Definitely an interesting panel and it gave me some interesting insights into Game Design.
This is a extremely interesting speech of Jesse Schell from Carnegie Mellon University at the DICE 2010 about the future of Gaming and how it could affect our Life and it is just a must-see, watch it!
Especially interesting was the part about Grading, Jesse Schell mentioned a experience system for grading, used by Lee Sheldon at the Indiana University, however students get experience points for participation, homework, assignments and everything else. This led to an increase and advancement in the class.
Additional the future could be scaring, which Jesse Schell predicts, he is correct this gaming aspect could be beneficial for us, as I has to admit achievement points are motivating for me.
Blizzard Picture from Diablo but still it is a Video-Game Picture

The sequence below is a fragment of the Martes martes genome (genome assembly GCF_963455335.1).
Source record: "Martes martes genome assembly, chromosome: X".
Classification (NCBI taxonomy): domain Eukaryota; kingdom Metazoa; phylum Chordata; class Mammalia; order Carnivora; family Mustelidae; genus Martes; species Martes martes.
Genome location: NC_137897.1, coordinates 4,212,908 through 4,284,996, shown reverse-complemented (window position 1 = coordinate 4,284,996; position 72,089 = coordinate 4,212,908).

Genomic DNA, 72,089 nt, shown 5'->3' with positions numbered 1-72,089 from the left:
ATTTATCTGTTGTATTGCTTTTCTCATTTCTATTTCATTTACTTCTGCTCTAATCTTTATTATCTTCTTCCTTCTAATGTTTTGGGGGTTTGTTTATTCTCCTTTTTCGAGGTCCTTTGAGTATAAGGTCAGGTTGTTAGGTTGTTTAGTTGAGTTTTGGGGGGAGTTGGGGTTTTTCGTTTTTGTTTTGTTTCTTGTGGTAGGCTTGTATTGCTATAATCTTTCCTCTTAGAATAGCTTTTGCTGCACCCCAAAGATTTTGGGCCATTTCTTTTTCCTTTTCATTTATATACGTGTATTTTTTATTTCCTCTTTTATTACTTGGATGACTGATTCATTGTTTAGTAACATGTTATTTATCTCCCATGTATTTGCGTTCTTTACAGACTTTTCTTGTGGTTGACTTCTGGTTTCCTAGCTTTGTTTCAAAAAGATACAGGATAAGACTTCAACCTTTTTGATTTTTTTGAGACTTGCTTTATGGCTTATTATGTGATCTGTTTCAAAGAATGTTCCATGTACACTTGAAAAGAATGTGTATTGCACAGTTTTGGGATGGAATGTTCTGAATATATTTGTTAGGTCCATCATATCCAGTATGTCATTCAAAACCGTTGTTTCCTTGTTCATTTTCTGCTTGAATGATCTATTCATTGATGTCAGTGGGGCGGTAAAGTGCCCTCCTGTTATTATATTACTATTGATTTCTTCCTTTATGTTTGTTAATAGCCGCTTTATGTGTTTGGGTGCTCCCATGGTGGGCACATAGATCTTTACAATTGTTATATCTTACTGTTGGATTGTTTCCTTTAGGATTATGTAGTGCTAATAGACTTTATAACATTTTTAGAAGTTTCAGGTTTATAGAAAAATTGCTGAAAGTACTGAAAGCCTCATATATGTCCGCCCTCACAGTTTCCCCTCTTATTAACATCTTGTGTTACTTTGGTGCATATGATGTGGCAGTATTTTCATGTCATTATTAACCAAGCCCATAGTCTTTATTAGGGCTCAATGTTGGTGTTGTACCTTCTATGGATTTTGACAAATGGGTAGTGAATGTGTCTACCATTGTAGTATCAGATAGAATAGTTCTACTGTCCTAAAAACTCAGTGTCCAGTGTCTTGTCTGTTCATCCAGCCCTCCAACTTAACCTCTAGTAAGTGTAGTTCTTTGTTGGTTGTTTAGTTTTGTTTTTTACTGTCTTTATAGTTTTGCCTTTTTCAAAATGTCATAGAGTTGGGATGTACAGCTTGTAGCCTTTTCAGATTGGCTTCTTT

Probably some of you will have played Mass Effect 2 until now or at least heard about it, so I will try to avoid major spoilers. Vaguely speaking, this game is about a hero who assembles a team of aliens and humans in order to defeat an evil enemy. However, it is interesting that Bioware, the developer, stresses the interaction and the atmosphere between team members and the hero/leader. It is essential to raise the loyalty of every team member in order to succeed in the game, as these team members work or fight better if they trust the hero. Special at Mass Effect 2 is that Shepard (the hero character) searches for team members based on their skills and not based on their race. Therefore, he seeks for example a weapon specialist, an assassin, a warrior and several other extraordinary talents. However, contrary to the general tone in Human Resources, these talents are cutting edge in their field because of their race. Another example, the scientist in the team is a Salarian. “Salarians excel at invention, preferring to use cutting-edge technology rather than settle for anything less.”  As you can see, it is obvious that Shepard is choosing a Salarian as scientist having the best cultural requirements for the job. This demonstrates a key finding in my research field. Choose the best and use the cultural background. Sure, it is easy to do such things in a video game, where there is a big evil at the end, which destroys everything, however it is still necessary to forge a team, and this game shows a great way of forging. Beside the common goal, it is important to establish trust and loyalty observing the team leader. In Mass Effect 2 Shepard helps the team members to solve issues of their life, finding the lost father, defending by a trial. Sure not realistic in the world, but still it is interesting to watch. Shepard teams up with the best in the universe, who also are sometimes the scum of the universe, helps them to solve their past, gives them purpose to show their skills and, additionally, contribute to a project, in this case save the universe. Somehow excessive for the common job world, but still fascinating to see the parallels between multicultural high performance teams and Team Shepard.